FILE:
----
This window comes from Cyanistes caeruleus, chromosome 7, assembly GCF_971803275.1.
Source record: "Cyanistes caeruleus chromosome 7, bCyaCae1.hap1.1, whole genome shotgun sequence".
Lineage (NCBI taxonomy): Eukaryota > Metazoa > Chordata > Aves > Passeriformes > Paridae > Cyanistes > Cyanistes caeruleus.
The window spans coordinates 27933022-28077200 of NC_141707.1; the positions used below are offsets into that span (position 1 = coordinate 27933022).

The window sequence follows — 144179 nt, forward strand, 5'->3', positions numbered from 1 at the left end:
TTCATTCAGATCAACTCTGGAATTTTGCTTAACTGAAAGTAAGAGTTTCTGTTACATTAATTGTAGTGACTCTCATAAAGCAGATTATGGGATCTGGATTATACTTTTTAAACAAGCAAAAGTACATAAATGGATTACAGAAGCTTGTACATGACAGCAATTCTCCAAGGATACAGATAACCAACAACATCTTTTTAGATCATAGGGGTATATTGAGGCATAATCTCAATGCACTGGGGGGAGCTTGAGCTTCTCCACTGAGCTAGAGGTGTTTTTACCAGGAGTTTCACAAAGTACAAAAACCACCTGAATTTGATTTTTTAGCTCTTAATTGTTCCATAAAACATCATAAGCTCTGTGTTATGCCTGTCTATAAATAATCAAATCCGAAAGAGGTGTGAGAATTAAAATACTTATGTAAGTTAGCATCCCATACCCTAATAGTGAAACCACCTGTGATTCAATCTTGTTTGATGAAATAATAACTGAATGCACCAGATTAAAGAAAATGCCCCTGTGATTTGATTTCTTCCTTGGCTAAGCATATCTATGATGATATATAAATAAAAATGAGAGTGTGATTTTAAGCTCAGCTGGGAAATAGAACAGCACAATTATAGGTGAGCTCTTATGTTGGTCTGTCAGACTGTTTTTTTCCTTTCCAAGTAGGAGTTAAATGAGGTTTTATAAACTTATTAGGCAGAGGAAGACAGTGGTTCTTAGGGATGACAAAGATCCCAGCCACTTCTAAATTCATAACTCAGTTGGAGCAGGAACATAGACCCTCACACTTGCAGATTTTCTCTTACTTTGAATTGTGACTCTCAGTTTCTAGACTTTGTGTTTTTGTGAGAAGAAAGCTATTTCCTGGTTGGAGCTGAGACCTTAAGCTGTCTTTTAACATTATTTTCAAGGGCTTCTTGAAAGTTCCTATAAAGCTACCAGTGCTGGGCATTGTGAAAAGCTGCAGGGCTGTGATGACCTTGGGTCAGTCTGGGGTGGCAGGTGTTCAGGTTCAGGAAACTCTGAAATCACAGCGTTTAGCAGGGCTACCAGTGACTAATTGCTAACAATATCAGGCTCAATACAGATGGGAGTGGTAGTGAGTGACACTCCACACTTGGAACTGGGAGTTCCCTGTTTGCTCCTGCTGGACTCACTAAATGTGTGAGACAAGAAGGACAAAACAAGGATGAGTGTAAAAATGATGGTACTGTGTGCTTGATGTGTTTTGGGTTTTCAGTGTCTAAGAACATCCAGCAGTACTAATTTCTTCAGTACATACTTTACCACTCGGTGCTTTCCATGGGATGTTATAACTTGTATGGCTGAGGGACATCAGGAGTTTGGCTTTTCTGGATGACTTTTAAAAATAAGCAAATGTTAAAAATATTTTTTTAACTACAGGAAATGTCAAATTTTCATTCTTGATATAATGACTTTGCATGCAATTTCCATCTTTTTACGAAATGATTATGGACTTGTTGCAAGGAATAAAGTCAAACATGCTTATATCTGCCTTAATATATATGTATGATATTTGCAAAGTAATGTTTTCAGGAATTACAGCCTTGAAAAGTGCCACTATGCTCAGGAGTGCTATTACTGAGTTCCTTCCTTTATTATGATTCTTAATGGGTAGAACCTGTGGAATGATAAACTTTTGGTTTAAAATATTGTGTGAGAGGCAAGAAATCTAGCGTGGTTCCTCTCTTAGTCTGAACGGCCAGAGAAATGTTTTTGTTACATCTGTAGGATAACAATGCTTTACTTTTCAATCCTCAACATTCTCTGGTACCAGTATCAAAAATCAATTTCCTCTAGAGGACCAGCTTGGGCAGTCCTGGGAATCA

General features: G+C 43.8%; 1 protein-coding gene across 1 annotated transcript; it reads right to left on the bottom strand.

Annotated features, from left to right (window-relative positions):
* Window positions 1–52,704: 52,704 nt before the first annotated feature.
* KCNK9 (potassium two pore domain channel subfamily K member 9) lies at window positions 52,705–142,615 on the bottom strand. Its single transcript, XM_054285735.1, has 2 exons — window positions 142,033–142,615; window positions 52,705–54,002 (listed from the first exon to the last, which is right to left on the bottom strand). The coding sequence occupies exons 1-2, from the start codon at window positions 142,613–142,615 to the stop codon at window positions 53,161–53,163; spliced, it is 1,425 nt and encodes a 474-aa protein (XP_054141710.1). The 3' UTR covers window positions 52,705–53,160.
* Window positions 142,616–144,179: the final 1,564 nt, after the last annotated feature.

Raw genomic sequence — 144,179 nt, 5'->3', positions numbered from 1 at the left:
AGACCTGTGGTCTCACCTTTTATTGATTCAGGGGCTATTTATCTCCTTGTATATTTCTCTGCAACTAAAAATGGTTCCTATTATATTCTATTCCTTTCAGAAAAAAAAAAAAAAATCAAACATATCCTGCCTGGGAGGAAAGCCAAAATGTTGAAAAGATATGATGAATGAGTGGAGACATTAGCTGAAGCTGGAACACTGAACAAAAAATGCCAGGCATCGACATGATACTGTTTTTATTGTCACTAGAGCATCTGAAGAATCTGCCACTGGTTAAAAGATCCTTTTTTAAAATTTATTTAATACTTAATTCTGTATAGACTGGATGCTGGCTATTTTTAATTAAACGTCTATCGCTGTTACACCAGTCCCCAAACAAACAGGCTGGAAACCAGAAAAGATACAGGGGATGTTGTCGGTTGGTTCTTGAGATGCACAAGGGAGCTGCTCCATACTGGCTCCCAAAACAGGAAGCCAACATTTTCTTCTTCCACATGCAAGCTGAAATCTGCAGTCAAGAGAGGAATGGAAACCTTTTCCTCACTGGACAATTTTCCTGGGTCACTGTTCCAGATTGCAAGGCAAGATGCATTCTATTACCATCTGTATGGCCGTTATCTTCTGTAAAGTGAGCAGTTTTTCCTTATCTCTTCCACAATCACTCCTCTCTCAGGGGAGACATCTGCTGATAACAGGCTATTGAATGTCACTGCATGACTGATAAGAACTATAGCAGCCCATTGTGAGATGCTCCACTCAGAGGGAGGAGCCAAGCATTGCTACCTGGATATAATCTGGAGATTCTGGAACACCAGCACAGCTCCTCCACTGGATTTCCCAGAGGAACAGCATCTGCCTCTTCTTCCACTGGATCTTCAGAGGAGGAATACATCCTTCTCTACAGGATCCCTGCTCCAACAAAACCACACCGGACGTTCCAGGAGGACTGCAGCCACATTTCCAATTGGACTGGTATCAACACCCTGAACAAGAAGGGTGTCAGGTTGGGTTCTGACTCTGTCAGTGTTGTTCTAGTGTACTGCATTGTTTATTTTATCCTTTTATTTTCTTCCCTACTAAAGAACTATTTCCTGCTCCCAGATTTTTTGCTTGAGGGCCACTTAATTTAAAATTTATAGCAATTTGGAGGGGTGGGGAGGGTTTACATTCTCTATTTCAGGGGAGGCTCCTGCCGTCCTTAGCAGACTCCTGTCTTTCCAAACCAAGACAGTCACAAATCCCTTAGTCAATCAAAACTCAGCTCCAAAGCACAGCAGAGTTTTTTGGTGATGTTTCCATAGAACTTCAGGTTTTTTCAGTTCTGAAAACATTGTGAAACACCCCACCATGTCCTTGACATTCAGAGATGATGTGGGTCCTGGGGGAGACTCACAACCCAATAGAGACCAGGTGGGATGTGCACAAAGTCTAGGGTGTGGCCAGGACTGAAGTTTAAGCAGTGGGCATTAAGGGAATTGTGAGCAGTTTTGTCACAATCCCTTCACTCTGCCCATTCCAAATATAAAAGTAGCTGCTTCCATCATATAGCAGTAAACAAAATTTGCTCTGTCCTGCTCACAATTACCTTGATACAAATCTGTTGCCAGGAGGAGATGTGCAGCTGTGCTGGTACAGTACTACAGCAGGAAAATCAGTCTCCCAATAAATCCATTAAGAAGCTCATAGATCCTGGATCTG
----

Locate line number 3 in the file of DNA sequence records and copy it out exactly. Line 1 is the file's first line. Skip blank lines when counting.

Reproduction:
Lineage (NCBI taxonomy): Eukaryota > Metazoa > Chordata > Aves > Passeriformes > Paridae > Cyanistes > Cyanistes caeruleus.